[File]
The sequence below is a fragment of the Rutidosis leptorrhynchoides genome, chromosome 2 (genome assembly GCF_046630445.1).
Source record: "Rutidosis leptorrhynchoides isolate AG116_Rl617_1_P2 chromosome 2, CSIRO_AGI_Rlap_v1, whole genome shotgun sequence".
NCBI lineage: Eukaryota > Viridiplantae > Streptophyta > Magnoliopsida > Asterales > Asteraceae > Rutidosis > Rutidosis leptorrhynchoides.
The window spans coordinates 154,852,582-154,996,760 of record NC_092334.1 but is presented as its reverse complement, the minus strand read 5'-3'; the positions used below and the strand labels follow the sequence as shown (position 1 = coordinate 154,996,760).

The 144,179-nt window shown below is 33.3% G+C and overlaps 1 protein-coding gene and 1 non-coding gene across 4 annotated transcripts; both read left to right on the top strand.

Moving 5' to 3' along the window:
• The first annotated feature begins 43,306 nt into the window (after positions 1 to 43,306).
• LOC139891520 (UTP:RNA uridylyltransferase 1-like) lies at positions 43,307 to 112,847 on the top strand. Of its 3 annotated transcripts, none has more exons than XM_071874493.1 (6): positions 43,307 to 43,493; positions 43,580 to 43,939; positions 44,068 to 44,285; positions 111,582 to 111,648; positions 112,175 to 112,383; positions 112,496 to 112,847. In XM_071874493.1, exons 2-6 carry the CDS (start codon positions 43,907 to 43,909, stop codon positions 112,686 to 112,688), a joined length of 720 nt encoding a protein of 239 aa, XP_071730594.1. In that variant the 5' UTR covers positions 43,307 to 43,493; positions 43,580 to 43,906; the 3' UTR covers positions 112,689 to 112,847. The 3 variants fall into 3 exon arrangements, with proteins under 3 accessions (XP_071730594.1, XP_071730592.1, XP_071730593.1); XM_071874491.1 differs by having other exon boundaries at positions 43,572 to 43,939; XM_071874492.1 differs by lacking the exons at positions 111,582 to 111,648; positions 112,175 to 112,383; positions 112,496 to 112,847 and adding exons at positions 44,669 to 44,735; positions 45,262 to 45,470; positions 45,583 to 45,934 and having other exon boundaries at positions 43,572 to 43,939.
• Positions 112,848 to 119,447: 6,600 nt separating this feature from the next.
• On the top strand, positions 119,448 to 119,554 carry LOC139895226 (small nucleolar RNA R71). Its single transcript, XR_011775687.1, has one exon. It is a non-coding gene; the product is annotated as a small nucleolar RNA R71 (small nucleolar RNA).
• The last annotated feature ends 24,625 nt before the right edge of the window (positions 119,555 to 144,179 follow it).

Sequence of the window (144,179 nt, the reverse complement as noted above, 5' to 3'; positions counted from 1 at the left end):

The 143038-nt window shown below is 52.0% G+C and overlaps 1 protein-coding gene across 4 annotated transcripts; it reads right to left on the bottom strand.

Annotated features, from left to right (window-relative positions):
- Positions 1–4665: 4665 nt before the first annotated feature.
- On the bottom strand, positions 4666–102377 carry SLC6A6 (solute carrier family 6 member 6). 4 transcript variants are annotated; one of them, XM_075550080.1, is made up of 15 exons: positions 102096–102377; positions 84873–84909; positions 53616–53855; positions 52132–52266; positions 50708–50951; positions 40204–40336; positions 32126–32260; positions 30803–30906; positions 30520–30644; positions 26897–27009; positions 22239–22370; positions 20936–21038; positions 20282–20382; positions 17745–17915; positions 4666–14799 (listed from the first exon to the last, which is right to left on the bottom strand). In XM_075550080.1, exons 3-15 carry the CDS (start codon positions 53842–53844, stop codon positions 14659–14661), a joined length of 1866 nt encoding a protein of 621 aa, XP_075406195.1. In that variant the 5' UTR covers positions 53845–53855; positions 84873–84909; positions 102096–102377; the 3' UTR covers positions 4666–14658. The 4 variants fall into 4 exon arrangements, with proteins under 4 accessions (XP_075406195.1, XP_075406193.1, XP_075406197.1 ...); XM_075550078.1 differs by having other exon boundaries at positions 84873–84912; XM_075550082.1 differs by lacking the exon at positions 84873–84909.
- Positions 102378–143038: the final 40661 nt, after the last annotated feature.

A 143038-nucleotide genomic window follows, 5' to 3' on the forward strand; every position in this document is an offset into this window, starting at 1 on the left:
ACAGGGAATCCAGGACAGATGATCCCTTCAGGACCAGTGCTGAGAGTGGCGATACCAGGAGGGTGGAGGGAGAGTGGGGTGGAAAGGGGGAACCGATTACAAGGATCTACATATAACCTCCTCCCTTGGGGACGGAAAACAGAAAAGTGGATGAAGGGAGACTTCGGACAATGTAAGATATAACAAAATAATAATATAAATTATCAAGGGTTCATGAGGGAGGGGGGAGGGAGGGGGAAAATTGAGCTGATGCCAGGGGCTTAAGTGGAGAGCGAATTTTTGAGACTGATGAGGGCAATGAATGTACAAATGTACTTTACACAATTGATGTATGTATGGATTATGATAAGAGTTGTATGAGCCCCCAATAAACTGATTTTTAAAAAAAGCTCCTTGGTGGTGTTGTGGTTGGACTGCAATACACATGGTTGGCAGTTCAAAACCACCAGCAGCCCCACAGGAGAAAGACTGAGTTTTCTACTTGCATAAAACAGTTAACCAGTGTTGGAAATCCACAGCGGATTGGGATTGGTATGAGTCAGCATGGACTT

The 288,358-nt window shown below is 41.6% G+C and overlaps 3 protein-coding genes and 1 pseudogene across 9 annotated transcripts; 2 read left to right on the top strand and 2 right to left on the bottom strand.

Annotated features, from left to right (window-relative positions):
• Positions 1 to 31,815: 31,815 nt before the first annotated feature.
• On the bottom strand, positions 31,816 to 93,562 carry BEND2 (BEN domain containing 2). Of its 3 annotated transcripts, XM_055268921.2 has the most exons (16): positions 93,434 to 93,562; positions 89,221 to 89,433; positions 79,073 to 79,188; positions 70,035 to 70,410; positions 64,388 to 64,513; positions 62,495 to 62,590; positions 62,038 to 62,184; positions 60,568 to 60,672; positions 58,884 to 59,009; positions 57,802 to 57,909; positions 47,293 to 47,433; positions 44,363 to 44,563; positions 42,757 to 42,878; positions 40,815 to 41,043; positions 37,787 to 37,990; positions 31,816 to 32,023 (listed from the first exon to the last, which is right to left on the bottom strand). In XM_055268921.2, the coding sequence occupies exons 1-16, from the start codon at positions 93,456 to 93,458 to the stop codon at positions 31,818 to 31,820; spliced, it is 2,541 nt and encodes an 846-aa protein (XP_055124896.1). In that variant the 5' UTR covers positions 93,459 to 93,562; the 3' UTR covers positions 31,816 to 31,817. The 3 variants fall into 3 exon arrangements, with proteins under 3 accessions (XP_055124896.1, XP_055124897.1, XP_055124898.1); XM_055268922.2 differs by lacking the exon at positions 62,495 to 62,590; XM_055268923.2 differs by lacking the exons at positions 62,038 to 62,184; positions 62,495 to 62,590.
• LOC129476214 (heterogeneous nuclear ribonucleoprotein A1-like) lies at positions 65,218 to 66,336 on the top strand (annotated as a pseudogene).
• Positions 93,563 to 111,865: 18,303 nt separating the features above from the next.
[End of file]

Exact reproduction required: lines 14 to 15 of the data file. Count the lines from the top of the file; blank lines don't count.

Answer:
Annotated features, from left to right (window-relative positions):
- Positions 1–4665: 4665 nt before the first annotated feature.